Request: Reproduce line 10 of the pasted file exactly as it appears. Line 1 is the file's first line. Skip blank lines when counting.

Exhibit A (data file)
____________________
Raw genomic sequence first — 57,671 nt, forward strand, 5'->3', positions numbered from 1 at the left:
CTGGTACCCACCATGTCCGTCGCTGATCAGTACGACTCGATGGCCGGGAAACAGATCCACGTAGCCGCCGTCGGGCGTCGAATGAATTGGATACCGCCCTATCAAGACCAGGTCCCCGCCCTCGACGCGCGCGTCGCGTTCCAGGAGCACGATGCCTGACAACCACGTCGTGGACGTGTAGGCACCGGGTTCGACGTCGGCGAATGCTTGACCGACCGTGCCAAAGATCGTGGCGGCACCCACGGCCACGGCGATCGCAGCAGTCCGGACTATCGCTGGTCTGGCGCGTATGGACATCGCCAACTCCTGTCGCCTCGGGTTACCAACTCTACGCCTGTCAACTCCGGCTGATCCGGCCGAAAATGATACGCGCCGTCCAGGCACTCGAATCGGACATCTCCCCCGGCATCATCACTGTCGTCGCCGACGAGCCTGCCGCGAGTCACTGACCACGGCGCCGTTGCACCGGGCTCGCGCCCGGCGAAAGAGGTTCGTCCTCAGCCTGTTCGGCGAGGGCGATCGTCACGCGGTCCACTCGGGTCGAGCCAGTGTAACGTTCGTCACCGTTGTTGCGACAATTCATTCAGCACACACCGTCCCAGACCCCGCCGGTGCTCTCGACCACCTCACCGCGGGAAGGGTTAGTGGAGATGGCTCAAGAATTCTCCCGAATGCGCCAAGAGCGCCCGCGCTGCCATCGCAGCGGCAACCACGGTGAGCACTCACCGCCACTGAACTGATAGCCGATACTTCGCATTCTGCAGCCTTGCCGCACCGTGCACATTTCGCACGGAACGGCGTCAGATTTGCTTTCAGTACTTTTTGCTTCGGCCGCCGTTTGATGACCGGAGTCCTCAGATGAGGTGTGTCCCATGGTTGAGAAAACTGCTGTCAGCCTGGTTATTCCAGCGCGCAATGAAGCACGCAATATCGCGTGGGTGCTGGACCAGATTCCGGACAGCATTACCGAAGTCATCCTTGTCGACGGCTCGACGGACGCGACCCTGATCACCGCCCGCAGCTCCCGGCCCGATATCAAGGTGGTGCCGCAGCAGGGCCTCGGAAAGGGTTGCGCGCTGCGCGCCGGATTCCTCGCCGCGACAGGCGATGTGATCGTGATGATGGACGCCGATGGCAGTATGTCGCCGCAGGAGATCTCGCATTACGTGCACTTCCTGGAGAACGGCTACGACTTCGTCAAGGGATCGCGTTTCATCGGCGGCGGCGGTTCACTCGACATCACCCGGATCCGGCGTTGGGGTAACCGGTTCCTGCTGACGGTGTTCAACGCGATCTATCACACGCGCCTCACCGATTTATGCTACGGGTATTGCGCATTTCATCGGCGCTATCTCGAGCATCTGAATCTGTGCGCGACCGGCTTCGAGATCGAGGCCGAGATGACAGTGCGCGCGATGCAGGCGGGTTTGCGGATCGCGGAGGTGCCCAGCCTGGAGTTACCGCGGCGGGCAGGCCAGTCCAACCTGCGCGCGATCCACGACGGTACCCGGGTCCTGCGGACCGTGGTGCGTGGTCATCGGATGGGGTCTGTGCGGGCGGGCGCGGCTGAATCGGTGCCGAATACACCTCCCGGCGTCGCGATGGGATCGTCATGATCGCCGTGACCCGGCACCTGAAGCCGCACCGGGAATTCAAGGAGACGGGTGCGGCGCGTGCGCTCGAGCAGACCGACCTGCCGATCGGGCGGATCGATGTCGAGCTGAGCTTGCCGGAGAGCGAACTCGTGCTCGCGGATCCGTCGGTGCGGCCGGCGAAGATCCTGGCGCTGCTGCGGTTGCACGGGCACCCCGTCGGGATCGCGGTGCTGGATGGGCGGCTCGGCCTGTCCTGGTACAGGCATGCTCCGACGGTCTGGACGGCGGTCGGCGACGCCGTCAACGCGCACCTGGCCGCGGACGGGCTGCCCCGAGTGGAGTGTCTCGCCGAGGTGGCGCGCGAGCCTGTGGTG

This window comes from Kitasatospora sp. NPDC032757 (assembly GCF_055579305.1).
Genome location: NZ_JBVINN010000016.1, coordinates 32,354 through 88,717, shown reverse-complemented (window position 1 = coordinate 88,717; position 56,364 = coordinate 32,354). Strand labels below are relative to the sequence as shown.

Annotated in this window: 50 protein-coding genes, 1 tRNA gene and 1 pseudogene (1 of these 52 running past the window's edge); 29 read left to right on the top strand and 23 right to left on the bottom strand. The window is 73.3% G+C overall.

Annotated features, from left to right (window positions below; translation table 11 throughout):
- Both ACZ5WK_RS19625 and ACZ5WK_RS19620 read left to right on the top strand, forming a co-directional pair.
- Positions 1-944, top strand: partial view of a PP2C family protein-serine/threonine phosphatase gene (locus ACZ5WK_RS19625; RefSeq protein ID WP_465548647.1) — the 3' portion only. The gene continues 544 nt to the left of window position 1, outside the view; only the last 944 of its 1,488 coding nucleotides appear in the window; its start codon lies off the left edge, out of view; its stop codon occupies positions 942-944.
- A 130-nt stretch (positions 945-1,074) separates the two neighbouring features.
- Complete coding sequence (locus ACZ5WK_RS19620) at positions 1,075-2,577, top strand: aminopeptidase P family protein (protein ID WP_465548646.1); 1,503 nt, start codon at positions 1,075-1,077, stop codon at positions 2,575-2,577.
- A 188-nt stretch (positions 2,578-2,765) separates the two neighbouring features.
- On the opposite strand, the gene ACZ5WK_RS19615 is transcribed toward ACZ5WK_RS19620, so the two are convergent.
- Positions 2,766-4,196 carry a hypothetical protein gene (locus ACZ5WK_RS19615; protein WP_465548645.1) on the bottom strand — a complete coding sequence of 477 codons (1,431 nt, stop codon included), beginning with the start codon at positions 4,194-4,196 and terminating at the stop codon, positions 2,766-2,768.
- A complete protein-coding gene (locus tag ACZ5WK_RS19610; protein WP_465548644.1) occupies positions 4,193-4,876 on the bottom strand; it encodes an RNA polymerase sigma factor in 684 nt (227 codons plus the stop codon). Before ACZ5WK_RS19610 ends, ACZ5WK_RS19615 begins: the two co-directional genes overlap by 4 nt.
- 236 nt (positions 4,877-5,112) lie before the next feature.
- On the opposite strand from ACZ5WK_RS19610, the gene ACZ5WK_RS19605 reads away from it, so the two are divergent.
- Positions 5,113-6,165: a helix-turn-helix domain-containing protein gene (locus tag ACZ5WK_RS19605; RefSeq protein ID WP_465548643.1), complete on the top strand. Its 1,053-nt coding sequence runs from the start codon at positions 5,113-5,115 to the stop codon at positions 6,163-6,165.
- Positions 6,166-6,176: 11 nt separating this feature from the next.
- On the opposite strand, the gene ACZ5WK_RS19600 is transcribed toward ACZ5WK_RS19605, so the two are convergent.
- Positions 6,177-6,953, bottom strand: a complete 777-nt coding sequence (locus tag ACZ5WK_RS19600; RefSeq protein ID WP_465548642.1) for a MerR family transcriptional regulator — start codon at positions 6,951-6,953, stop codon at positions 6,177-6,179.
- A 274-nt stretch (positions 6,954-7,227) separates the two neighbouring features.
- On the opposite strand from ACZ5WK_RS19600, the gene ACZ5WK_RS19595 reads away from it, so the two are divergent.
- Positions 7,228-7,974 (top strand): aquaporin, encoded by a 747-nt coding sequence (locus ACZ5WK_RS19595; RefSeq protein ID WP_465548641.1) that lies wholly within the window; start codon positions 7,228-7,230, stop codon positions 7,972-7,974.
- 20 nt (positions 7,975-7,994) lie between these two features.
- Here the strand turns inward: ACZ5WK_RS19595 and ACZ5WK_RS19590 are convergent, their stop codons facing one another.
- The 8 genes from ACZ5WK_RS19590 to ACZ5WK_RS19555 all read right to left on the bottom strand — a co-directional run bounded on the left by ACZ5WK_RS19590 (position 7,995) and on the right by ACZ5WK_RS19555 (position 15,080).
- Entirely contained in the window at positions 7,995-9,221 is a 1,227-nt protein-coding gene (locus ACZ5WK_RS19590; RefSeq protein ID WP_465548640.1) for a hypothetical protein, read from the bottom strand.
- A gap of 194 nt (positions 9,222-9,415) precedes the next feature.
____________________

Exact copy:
- Complete coding sequence (locus ACZ5WK_RS19620) at positions 1,075-2,577, top strand: aminopeptidase P family protein (protein ID WP_465548646.1); 1,503 nt, start codon at positions 1,075-1,077, stop codon at positions 2,575-2,577.